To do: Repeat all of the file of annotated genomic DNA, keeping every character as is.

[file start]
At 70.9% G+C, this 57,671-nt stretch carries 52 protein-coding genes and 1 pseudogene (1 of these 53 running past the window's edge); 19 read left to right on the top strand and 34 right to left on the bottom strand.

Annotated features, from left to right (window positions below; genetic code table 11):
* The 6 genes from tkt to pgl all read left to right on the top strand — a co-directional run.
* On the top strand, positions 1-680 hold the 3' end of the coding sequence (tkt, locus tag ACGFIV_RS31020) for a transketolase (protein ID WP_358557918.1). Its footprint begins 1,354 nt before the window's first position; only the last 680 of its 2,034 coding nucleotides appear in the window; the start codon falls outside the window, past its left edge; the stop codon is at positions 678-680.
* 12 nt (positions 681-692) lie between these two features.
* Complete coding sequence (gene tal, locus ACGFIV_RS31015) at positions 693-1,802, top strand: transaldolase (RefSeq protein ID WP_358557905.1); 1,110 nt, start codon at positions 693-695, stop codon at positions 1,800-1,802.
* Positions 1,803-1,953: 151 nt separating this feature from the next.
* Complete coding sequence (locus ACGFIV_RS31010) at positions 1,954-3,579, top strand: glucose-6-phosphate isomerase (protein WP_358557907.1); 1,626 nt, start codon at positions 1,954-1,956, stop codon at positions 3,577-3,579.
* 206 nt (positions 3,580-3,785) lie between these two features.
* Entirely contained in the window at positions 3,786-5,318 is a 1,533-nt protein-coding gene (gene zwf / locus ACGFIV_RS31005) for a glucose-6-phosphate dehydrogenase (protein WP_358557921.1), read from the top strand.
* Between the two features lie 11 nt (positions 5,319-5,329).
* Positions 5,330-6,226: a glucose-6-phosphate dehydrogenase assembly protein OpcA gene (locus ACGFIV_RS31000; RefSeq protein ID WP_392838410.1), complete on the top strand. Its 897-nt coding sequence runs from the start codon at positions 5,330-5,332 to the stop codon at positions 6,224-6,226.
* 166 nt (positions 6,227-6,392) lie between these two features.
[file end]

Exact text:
At 70.9% G+C, this 57,671-nt stretch carries 52 protein-coding genes and 1 pseudogene (1 of these 53 running past the window's edge); 19 read left to right on the top strand and 34 right to left on the bottom strand.

Annotated features, from left to right (window positions below; genetic code table 11):
* The 6 genes from tkt to pgl all read left to right on the top strand — a co-directional run.
* On the top strand, positions 1-680 hold the 3' end of the coding sequence (tkt, locus tag ACGFIV_RS31020) for a transketolase (protein ID WP_358557918.1). Its footprint begins 1,354 nt before the window's first position; only the last 680 of its 2,034 coding nucleotides appear in the window; the start codon falls outside the window, past its left edge; the stop codon is at positions 678-680.
* 12 nt (positions 681-692) lie between these two features.
* Complete coding sequence (gene tal, locus ACGFIV_RS31015) at positions 693-1,802, top strand: transaldolase (RefSeq protein ID WP_358557905.1); 1,110 nt, start codon at positions 693-695, stop codon at positions 1,800-1,802.
* Positions 1,803-1,953: 151 nt separating this feature from the next.
* Complete coding sequence (locus ACGFIV_RS31010) at positions 1,954-3,579, top strand: glucose-6-phosphate isomerase (protein WP_358557907.1); 1,626 nt, start codon at positions 1,954-1,956, stop codon at positions 3,577-3,579.
* 206 nt (positions 3,580-3,785) lie between these two features.
* Entirely contained in the window at positions 3,786-5,318 is a 1,533-nt protein-coding gene (gene zwf / locus ACGFIV_RS31005) for a glucose-6-phosphate dehydrogenase (protein WP_358557921.1), read from the top strand.
* Between the two features lie 11 nt (positions 5,319-5,329).
* Positions 5,330-6,226: a glucose-6-phosphate dehydrogenase assembly protein OpcA gene (locus ACGFIV_RS31000; RefSeq protein ID WP_392838410.1), complete on the top strand. Its 897-nt coding sequence runs from the start codon at positions 5,330-5,332 to the stop codon at positions 6,224-6,226.
* 166 nt (positions 6,227-6,392) lie between these two features.